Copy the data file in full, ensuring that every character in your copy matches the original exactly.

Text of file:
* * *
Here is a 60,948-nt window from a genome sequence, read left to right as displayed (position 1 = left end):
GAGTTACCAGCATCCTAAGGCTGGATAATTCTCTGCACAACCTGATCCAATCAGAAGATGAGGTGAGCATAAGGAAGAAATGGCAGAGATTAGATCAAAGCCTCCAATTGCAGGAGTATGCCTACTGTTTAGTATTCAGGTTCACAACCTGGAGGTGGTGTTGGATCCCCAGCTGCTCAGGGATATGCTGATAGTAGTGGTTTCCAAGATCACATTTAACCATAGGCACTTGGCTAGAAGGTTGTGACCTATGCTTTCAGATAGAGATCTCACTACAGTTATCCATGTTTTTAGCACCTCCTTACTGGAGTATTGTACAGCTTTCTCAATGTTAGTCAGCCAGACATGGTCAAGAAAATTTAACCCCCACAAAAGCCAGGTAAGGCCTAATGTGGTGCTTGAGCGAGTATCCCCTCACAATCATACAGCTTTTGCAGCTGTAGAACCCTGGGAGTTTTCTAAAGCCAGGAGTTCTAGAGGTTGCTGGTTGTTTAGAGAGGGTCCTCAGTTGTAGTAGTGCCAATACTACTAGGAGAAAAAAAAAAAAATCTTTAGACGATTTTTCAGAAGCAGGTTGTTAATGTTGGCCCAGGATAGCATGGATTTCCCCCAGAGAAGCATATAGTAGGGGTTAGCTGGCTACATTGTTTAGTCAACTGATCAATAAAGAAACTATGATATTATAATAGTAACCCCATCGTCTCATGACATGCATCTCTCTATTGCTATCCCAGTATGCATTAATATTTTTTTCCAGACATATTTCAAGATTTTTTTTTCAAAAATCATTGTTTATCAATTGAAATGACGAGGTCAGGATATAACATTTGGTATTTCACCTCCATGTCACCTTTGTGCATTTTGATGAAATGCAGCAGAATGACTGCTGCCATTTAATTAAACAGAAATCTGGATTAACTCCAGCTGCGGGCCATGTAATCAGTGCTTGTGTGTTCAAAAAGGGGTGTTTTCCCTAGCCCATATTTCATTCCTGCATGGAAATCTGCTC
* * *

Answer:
Here is a 60,948-nt window from a genome sequence, read left to right as displayed (position 1 = left end):
GAGTTACCAGCATCCTAAGGCTGGATAATTCTCTGCACAACCTGATCCAATCAGAAGATGAGGTGAGCATAAGGAAGAAATGGCAGAGATTAGATCAAAGCCTCCAATTGCAGGAGTATGCCTACTGTTTAGTATTCAGGTTCACAACCTGGAGGTGGTGTTGGATCCCCAGCTGCTCAGGGATATGCTGATAGTAGTGGTTTCCAAGATCACATTTAACCATAGGCACTTGGCTAGAAGGTTGTGACCTATGCTTTCAGATAGAGATCTCACTACAGTTATCCATGTTTTTAGCACCTCCTTACTGGAGTATTGTACAGCTTTCTCAATGTTAGTCAGCCAGACATGGTCAAGAAAATTTAACCCCCACAAAAGCCAGGTAAGGCCTAATGTGGTGCTTGAGCGAGTATCCCCTCACAATCATACAGCTTTTGCAGCTGTAGAACCCTGGGAGTTTTCTAAAGCCAGGAGTTCTAGAGGTTGCTGGTTGTTTAGAGAGGGTCCTCAGTTGTAGTAGTGCCAATACTACTAGGAGAAAAAAAAAAAAATCTTTAGACGATTTTTCAGAAGCAGGTTGTTAATGTTGGCCCAGGATAGCATGGATTTCCCCCAGAGAAGCATATAGTAGGGGTTAGCTGGCTACATTGTTTAGTCAACTGATCAATAAAGAAACTATGATATTATAATAGTAACCCCATCGTCTCATGACATGCATCTCTCTATTGCTATCCCAGTATGCATTAATATTTTTTTCCAGACATATTTCAAGATTTTTTTTTCAAAAATCATTGTTTATCAATTGAAATGACGAGGTCAGGATATAACATTTGGTATTTCACCTCCATGTCACCTTTGTGCATTTTGATGAAATGCAGCAGAATGACTGCTGCCATTTAATTAAACAGAAATCTGGATTAACTCCAGCTGCGGGCCATGTAATCAGTGCTTGTGTGTTCAAAAAGGGGTGTTTTCCCTAGCCCATATTTCATTCCTGCATGGAAATCTGCTC